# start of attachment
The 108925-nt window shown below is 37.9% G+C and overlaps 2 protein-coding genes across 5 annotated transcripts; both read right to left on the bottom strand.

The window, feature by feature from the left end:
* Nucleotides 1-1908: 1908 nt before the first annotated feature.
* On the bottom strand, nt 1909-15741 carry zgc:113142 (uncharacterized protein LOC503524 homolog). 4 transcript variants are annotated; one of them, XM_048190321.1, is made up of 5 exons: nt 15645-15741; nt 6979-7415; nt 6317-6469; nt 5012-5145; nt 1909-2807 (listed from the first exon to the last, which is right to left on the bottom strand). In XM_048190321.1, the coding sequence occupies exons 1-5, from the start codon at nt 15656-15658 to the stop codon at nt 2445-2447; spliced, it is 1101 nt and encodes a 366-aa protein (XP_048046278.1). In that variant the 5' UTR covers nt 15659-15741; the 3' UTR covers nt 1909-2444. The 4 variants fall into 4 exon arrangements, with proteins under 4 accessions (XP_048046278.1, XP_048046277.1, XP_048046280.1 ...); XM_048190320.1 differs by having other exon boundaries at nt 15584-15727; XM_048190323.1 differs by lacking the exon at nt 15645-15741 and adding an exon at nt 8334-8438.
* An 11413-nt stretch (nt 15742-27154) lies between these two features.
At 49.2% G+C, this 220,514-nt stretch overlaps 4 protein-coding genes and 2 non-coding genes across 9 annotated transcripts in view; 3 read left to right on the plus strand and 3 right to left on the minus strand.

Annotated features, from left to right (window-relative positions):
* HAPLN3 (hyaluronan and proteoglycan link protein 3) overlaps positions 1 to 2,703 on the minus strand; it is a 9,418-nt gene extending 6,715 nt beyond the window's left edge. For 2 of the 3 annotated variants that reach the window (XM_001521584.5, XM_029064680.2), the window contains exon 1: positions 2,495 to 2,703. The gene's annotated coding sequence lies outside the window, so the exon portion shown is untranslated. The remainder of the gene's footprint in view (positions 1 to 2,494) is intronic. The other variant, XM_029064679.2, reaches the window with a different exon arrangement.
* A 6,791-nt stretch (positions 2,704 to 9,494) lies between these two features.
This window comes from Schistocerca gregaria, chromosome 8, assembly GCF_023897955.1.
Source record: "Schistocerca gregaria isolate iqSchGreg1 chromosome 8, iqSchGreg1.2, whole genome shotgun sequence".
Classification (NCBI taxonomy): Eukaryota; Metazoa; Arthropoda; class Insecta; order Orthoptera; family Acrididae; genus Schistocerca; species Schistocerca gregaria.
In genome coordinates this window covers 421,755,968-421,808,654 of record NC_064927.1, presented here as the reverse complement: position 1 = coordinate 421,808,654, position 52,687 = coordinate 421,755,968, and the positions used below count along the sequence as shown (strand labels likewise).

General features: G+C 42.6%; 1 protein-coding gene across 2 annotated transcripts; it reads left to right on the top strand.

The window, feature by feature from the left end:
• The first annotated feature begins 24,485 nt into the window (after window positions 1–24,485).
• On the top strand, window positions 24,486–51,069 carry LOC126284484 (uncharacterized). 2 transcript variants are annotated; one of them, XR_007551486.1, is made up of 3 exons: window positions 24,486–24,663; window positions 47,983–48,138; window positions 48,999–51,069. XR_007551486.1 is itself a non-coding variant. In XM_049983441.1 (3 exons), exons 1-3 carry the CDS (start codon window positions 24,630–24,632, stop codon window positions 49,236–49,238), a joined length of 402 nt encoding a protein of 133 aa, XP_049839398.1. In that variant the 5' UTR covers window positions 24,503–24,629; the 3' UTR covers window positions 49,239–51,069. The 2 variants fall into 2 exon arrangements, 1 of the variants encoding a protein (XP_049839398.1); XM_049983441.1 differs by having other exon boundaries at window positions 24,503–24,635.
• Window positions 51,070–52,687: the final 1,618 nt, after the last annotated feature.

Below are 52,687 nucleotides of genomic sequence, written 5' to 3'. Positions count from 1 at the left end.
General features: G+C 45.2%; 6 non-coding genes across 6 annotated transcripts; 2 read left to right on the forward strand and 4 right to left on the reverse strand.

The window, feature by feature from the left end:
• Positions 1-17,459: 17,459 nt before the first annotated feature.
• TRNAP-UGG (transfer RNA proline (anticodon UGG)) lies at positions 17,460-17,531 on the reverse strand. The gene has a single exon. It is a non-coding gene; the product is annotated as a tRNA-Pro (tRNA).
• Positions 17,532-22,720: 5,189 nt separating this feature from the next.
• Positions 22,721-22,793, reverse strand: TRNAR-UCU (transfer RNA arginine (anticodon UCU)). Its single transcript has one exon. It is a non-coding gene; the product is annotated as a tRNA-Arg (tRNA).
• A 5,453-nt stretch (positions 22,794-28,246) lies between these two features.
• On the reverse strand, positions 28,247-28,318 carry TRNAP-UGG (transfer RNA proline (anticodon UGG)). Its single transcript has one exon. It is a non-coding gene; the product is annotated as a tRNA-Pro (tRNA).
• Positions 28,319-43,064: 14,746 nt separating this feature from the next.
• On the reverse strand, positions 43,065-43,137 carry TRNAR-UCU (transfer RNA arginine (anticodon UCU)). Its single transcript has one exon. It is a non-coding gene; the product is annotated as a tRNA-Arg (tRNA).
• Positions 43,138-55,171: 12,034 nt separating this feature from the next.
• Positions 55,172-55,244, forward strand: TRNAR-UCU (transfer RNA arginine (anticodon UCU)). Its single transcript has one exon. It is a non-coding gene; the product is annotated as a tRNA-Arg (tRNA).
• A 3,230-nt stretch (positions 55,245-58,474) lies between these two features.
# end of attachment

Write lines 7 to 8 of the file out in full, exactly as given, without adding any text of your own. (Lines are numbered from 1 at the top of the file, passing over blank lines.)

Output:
Annotated features, from left to right (window-relative positions):
* HAPLN3 (hyaluronan and proteoglycan link protein 3) overlaps positions 1 to 2,703 on the minus strand; it is a 9,418-nt gene extending 6,715 nt beyond the window's left edge. For 2 of the 3 annotated variants that reach the window (XM_001521584.5, XM_029064680.2), the window contains exon 1: positions 2,495 to 2,703. The gene's annotated coding sequence lies outside the window, so the exon portion shown is untranslated. The remainder of the gene's footprint in view (positions 1 to 2,494) is intronic. The other variant, XM_029064679.2, reaches the window with a different exon arrangement.